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Old 06-20-2006, 12:21 PM   #31
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I attended one PC party. The hostess made some sort of wreath shaped bread/sandwich thing. As she was working on the recipe, she passed around the utensils she was about to use. When I saw her use the spatula that everyone in the group had just been fondling to spread the filling onto her bread, I suddenly developed a headache and left.

The quality beats the pants off Walmart cooking tools, but the prices are outrageous. Better to go to Cooking.com or Amazon.
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Old 06-20-2006, 12:44 PM   #32
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That IS disgusting!!

I think I would have done the same thing. Your "headache" was a good excuse to get out of there. Good thinking!!

She needs to practice Serv-Save like I did during my Culinary Arts training course!!! She needs to be taught about pathagens, germs and diseases!!!

And if she ever invites you to any of HER parties again, just kindly decline and say that your "headache" has come back.


~Corey123.
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Old 06-21-2006, 10:53 AM   #33
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I would have gone one step further before I left. I would have made it a point to TELL the hostess what she did so she is aware that this is NOT acceptable. Shame on her. I doubt if she even washed her hands before preparing the meal. No thanks.
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Old 06-21-2006, 12:21 PM   #34
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I used a Pampered Chef tool this past weekend...It's a little barbell looking thing with a small non-stick roller on one end, and a larger one on the other. I was making my husband a gooey butter cake, and the tool was perfect for pressing out the crust. It will be great for graham cracker crusts or pizza dough as well.
It was a bit pricey, but I don't feel cheated.
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Old 06-21-2006, 12:28 PM   #35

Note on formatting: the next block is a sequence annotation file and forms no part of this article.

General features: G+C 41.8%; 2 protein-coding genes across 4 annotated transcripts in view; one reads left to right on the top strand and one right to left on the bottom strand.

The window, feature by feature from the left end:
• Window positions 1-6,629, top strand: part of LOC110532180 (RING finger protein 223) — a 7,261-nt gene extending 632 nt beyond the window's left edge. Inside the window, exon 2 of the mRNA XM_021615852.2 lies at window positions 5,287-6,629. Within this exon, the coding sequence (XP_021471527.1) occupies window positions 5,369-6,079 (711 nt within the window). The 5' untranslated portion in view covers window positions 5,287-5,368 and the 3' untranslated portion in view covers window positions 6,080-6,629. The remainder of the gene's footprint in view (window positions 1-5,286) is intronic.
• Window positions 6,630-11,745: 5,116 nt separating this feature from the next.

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Quote:
Originally Posted by Constance
I used a Pampered Chef tool this past weekend...It's a little barbell looking thing with a small non-stick roller on one end, and a larger one on the other. I was making my husband a gooey butter cake, and the tool was perfect for pressing out the crust. It will be great for graham cracker crusts or pizza dough as well.
It was a bit pricey, but I don't feel cheated.

My SO has that tool. It has a little pie crust docking tool in the handle. She uses the docking tool more than the rollers.
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Old 07-03-2006, 03:16 PM   #36
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I agree with everyone about the price and quality of the stoneware. I've got about $300 worth of merchandise, between stoneware and cookbooks. However, I use the stoneware sparingly because they're so hard to clean. Is there an easier way besides piping hot water and those stupid brown scrapers?
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Old 07-03-2006, 03:57 PM   #37
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Deborah
my understanding of cleaning stoneware is not to use any soap or chemicals on it as stoneware is porous and it will stay in there, hence in your food. kind of like cast iron, I guess.
I clean mine just like you said, hot water and scraper. It's supposed to get brown, it bakes better when it does.

that's all I know
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Old 07-03-2006, 06:20 PM   #38
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Thanks, Kathy.
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Old 07-17-2006, 05:45 PM   #39
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Hi,
In reply to the Stonware, the oils from foods is what seasons the stone, by using soap that would counteract the seasoning process and also make your stones soapy smelling. Instead use warm water and the scraper tool that comes with your stone to clean it. They are very easy to clean.
To Deep Clean your stone prepare a baking soda paste by mixing 1/2 cup baking soda with 3 tablespoons water. Apply baking soda paste to stone and let sit for 15-20 minutes. Scrape off excess paste using the Nylon Pan Scraper, then rinse and dry.
Bacteria is actually better removed by friction, which is why it is always good to scrape your stone. Bacteria is also killed when the stone is in the oven. Pampered Chef has never had any problems nor worries about stones not being clean for baking purposes.
Anyway, just wanted to address any concerns.
Amy
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